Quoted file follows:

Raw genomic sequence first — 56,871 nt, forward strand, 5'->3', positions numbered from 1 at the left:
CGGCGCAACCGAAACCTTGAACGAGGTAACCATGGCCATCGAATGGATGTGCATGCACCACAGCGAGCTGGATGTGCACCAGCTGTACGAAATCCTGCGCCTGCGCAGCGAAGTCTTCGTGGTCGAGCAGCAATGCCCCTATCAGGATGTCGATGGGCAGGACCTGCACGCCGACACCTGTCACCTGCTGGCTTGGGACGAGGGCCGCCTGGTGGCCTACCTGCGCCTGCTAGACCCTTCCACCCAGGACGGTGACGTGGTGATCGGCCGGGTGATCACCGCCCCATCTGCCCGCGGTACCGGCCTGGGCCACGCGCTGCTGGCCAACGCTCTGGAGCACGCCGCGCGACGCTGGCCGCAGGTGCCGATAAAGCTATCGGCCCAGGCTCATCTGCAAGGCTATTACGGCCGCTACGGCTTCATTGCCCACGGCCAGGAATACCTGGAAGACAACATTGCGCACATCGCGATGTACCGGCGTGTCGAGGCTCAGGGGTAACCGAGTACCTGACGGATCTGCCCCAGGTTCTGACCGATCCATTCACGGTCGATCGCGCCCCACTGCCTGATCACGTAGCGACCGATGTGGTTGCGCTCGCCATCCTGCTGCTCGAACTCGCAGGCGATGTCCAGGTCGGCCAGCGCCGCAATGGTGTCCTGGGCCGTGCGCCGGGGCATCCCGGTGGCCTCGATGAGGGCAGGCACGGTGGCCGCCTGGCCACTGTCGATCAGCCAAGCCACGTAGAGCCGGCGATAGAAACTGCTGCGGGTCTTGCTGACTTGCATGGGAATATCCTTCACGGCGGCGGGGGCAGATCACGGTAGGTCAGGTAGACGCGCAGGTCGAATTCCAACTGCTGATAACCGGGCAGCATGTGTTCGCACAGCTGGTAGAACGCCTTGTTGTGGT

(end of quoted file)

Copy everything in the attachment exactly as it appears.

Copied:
Raw genomic sequence first — 56,871 nt, forward strand, 5'->3', positions numbered from 1 at the left:
CGGCGCAACCGAAACCTTGAACGAGGTAACCATGGCCATCGAATGGATGTGCATGCACCACAGCGAGCTGGATGTGCACCAGCTGTACGAAATCCTGCGCCTGCGCAGCGAAGTCTTCGTGGTCGAGCAGCAATGCCCCTATCAGGATGTCGATGGGCAGGACCTGCACGCCGACACCTGTCACCTGCTGGCTTGGGACGAGGGCCGCCTGGTGGCCTACCTGCGCCTGCTAGACCCTTCCACCCAGGACGGTGACGTGGTGATCGGCCGGGTGATCACCGCCCCATCTGCCCGCGGTACCGGCCTGGGCCACGCGCTGCTGGCCAACGCTCTGGAGCACGCCGCGCGACGCTGGCCGCAGGTGCCGATAAAGCTATCGGCCCAGGCTCATCTGCAAGGCTATTACGGCCGCTACGGCTTCATTGCCCACGGCCAGGAATACCTGGAAGACAACATTGCGCACATCGCGATGTACCGGCGTGTCGAGGCTCAGGGGTAACCGAGTACCTGACGGATCTGCCCCAGGTTCTGACCGATCCATTCACGGTCGATCGCGCCCCACTGCCTGATCACGTAGCGACCGATGTGGTTGCGCTCGCCATCCTGCTGCTCGAACTCGCAGGCGATGTCCAGGTCGGCCAGCGCCGCAATGGTGTCCTGGGCCGTGCGCCGGGGCATCCCGGTGGCCTCGATGAGGGCAGGCACGGTGGCCGCCTGGCCACTGTCGATCAGCCAAGCCACGTAGAGCCGGCGATAGAAACTGCTGCGGGTCTTGCTGACTTGCATGGGAATATCCTTCACGGCGGCGGGGGCAGATCACGGTAGGTCAGGTAGACGCGCAGGTCGAATTCCAACTGCTGATAACCGGGCAGCATGTGTTCGCACAGCTGGTAGAACGCCTTGTTGTGGT